Here is a quite nice instrument. Very easy to play. I wrote about it before on this blog. It is a sibling of the one I built for Pedro Cortes in 2019. It has been here all that time. I take it out of the case every once in a while to keep it awake and lively. I made this video to show the guitar plays well. I had fun trying some video skills I haven’t used before.
Earlier this month I got a call from Eric Warner at Pacific Rim Tonewoods. (PRT)
Eric wanted me to invite me to a concert that Miroslav Tadic was going to perform that evening. PRT has been involved in a project that commissioned 3 steel string guitars from a builder in Australia, and the concert was to show those three guitars. Miro is primarily a nylon string player, so I was invited to bring a couple guitars. He chose one to play with his partner, violinist Yvette Holzwarth. Their duo is special!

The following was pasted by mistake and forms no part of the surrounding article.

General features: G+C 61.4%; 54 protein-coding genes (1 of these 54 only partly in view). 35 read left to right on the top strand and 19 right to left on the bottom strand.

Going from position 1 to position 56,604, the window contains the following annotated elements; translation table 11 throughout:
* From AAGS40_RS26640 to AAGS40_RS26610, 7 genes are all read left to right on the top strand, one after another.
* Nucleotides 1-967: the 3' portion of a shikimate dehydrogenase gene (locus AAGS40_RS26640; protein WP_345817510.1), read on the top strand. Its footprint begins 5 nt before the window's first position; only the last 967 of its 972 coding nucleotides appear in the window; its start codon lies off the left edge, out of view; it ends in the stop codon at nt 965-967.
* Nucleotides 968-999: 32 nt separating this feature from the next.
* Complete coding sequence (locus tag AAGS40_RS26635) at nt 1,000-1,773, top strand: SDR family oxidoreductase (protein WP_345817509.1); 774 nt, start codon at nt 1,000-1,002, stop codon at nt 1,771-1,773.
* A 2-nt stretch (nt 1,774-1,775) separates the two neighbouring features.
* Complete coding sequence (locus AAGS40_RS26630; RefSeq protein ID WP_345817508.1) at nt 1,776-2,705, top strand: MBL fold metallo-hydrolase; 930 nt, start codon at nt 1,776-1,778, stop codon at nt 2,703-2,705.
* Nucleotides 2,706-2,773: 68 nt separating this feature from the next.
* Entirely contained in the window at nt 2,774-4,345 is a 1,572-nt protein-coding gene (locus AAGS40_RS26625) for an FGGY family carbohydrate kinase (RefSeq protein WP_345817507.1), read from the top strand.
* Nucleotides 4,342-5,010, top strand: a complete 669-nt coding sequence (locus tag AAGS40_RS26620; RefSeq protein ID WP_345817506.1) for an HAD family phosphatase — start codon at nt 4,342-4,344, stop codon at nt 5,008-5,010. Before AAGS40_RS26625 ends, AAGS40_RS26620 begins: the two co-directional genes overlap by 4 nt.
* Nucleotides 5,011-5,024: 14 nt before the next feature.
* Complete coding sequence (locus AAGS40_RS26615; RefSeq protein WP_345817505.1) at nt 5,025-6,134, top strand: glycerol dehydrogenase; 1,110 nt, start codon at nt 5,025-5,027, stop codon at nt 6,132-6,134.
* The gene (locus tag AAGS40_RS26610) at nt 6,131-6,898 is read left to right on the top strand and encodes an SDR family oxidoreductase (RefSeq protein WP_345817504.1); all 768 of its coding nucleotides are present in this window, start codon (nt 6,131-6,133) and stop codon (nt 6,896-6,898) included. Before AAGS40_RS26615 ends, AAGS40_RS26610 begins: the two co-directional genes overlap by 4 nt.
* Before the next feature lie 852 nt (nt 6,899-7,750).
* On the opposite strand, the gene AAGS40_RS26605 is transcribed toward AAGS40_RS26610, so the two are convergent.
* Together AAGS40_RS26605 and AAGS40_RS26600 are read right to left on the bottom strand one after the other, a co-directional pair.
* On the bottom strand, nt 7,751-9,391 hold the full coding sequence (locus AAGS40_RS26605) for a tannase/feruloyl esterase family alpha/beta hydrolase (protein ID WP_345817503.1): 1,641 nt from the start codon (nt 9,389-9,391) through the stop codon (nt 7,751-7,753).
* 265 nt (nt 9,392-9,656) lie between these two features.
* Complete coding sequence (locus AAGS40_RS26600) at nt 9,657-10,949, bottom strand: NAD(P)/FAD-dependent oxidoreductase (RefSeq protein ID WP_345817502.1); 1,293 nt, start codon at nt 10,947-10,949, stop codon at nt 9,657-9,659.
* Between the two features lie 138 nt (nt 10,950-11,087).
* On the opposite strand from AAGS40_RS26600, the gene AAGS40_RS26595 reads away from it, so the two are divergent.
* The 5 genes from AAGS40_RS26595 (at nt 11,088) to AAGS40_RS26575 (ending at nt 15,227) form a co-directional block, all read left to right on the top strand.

It was a fun house concert. After more than a year of virtual concerts, this was a real, in the flesh event! I am so happy to be invited to participate.
Thank you to Pacific Rim Tonewoods, Eric Warner, Steve McMinn, Miroslav Tadic, and Yvette Hazwarth for a lovely evening, along with with honor of representing classical guitar building in the Northwest Washington area.
This is the one that Miro chose that evening:
Seis Brevidades by Sérgio Assad
“The Seis Brevidades were written partially in Chicago and in Paris during 2008 and were dedicated to Odair Assad, a great guitarist and brother of Sérgio. Each of this short composition is very different in character and based on different sources of Latin American music. The whole set reflects brief moments of a journey through a single day.”
Guitar: Ganz Romanillos model